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A-level maths

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    (Original post by theking1)
    Was wondering if I should take it.

    If I'm at B/C at GCSE level would I struggle too much?


    To be honest recommended that you have minimum B but to be honest since it's harder and more workload would be advisable for A grade, it depends on if you willing to put max effect for eg: I know some people with A at gcse and get C in a level maths but other way round as well. Could possibly see what it is like in first few weeks and drop if you want but that's hassle : have a look at past papers and would it appeal to you . Good luck
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    (Original post by theking1)
    What grade did you achieve in bottom set? Cause private school standards are quite different to comphehensive ones. And cheers stevo
    Grammar schools are still comprehensive
    I got an A but I know plenty of people who got Bs and a few who got Cs that are doing it and they don't have a problem. You get some people (like a couple of people in my class) who are so intelligent they can get a top grade with no work and no revision (extremely annoying) but for everyone else like me and you, most of what counts is how much work you do. I can guarantee you that if after every lesson you go home and revise what you did in the lesson and make sure you understand it all and you do plenty of past papers as practice for your exams you won't get a grade worse than a B.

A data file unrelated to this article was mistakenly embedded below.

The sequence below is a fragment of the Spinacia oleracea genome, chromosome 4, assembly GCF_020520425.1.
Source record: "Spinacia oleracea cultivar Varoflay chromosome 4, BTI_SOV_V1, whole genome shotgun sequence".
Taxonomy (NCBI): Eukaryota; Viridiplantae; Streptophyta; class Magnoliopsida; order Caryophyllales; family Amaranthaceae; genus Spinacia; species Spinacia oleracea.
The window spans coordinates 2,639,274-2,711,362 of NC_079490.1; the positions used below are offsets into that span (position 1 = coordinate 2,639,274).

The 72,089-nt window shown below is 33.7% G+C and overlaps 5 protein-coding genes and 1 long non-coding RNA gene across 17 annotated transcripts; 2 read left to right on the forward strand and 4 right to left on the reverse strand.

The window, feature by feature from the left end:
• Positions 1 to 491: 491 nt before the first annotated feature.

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    I got 100% in gcse maths and find a level hard! But if your willing to put to the work in then it's up to you


    This was posted from The Student Room's iPhone/iPad App
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    (Original post by theking1)
    Was wondering if I should take it.

    If I'm at B/C at GCSE level would I struggle too much?
    Well, my school REALLY tried to put as many people as possible off doing Maths A-level for some reason and pretty much said that most people in our year wouldn't be able to do Further Maths. - probably to only get the top students = top grades. But anyway, only do it if you are keen and willing to do well, not because of the advantages. I mean, if you're good at any other traditional subjects, do them instead. It's better to have top grades, than subjects which are seen to be top. But do it if you think you can work hard and get a good mark. It's possible.